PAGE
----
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  • The Dynamics of Shareholder Capital – Part II

The Dynamics of Shareholder Capital – Part II

The Value of Share Buybacks

During my career in the financial markets, it has been fascinating to see obscure financial concepts become part of mainstream discourse.

One of the biggest debates in recent years has been about share buybacks.

Before we go further, let's go through the definition of a share buyback...

Companies have a defined number of shares outstanding (for our example, let's say 100), and for publicly traded companies, those are usually free to trade.

If a company has cash it wants to spend – no matter where that cash comes from – it could go into the open market and buy some of those shares.

Let's say the stock is at $10 per share, and the company wants to buy ten shares. It would spend $100 on "buying back" those shares. The company can then "retire" these shares, leaving it with 90 shares outstanding.

The big question is, does this create any economic value?

Like most of these types of questions, there are several factors to consider...

In theory (and mostly in practice), if there's a constant demand for the shares, the share price should go higher.

Per our example, let's say 100 investors are willing to pay $10 per share, but now, there are only 90 shares available. Do the ten investors who now can't get a share (because of the retired shares) offer a higher price?

The reduction of the share count is called "shrinking the float," historically, companies that have aggressively shrunk their share floats have been outstanding stocks.

A notable example is the stock of auto repair retailer AutoZone (AZO). Look at the stock price since 1991…

Since June 1991, the company's stock price has compounded at +20.5%. This is significantly better than the S&P 500 and is a total return of 47,535%!

Next, look at AutoZone's net income since 1998…

The company has an impressive track record, growing net income more than tenfold from $228 million to almost $2.7 billion. 

Still, that's far short of the stock's growth over the same time.

However, if we look at its share count, we can see how aggressively AutoZone has been buying back the stock...

Across the period where it grew earnings by ten-fold, AutoZone also reduced its share count by almost 90%!

The net result is that its earnings per share ("EPS") soared! Look...

As you can see, EPS has gone from $1.48 to almost $144 per share or nearly +10,000%!

AZO has taken a decent growth business and harnessed its cash flow to buy back a crazy amount of stock and amplify EPS growth. This has been well rewarded in the stock market.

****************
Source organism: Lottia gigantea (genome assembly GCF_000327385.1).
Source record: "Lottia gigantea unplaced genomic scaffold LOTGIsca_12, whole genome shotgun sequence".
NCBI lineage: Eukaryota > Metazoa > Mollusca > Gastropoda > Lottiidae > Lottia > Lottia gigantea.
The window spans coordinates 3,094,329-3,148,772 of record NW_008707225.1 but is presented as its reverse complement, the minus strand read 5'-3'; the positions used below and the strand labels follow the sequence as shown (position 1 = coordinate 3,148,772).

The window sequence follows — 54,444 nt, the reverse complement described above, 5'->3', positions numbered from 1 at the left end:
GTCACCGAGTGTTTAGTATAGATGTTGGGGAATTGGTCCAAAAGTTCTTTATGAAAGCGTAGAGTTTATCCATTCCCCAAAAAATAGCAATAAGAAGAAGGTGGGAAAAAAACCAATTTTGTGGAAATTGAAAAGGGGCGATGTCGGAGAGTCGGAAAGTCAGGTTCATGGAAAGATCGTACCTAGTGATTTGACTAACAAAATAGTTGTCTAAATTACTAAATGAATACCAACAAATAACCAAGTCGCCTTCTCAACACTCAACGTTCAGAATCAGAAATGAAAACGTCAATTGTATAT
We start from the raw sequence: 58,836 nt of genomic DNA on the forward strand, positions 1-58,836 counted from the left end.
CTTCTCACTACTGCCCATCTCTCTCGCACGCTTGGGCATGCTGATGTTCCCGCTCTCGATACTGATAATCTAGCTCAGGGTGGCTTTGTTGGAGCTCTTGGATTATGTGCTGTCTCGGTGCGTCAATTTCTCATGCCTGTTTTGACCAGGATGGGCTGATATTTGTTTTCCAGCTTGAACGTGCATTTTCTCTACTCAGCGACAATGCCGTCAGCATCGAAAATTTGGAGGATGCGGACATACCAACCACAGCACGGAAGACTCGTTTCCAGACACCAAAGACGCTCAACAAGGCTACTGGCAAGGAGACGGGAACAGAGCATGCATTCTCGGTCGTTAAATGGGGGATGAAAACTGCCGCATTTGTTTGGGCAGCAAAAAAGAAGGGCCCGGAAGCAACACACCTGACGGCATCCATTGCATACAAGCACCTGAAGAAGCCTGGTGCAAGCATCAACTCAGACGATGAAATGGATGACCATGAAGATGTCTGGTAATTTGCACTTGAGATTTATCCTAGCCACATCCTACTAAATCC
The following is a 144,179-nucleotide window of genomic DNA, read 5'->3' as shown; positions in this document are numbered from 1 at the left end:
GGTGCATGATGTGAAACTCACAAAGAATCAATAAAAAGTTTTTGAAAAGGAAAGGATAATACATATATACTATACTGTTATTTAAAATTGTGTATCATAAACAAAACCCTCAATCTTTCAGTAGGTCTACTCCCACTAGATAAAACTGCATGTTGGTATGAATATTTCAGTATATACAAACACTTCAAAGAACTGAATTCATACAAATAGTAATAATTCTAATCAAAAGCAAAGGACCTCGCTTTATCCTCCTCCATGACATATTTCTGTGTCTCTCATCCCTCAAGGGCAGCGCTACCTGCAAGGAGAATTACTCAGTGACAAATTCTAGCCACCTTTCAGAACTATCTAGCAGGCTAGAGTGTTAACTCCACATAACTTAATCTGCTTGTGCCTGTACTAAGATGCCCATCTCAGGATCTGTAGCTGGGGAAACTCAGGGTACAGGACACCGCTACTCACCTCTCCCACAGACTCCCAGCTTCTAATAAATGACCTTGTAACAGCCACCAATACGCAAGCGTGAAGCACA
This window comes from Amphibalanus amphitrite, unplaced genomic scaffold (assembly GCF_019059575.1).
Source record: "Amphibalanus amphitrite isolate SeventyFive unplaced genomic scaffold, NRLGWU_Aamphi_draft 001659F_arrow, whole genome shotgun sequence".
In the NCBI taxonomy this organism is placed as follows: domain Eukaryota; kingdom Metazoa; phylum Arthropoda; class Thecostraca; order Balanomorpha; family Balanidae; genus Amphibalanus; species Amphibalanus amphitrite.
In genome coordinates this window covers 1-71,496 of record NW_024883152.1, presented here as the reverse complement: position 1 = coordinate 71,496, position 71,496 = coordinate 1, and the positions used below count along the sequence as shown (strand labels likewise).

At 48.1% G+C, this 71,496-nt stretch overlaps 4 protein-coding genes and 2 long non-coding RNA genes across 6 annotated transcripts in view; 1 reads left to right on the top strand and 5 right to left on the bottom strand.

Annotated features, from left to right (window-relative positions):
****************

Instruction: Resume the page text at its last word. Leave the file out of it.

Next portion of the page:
This is an example of a buyback that has been great for shareholders. It's one of the most successful in financial history.

Do you think share buybacks add value to a company and its stock? Let us know your thoughts in the comments section online or at [email protected].

But is this the norm? Therein lies the problem...

The first question is whether the company would have been better off investing in its business instead. Would the stock have gone even higher with even higher earnings power?

This is hard to argue because AutoZone grew its earnings tenfold in a mature U.S. automobile market.

The argument that companies are better off investing in the business is the most common criticism of buybacks. Still, it suffers from one of the greatest fallacies we see in financial analysis: that outsiders can make better judgments than management teams regarding running the business.

Management teams could be better, but most did not get there by accident. They are skilled professionals who also have much more information than any outsider.

Honestly, it is galling that financial analysts and politicians who criticize them are entirely unqualified to make these determinations. Most have never run anything, much less a large publicly traded company.

One of the best aspects of our financial system is that these companies also have a board of directors, with several of them being independent of management. Significant laws and regulations also govern these boards.

The system isn't perfect, as mistakes and even fraud sometimes occur, but overall, it works well.

"Checks and balances" are in place to ensure the interests of shareholders – and, increasingly, employees – are appropriately served.

Almost always, a company that's buying back stock would rather invest more in the business if it had the opportunity. The share buyback, however, is an accurate view of its investment opportunities.

Another criticism is that share buybacks are "financial engineering" and don't create "real" value.

Frankly, this doesn't make sense. Most aspects of running a company's balance sheet – issuing shares, issuing debt, paying debt down, etc. – are "financial engineering." And the argument about "real" value runs into our discussion above about the demand for shares.

Also, remember something that I've said repeatedly here at HX Research. Stocks are just pieces of paper. Sure, shareholders technically own the business's cash flows, but those cash flows are seldom paid to shareholders.

Shareholders see companies that successfully buy back their stock as shrinking the supply, feeding into a relatively constant demand. This should (and most often does) create buyers who are willing to pay more for the stock, and as a result, the shares go higher.

This has undoubtedly been the case with AutoZone's stock...

When properly executed, share buybacks are great for shareholders and are a strong net positive for the stock market and economy.

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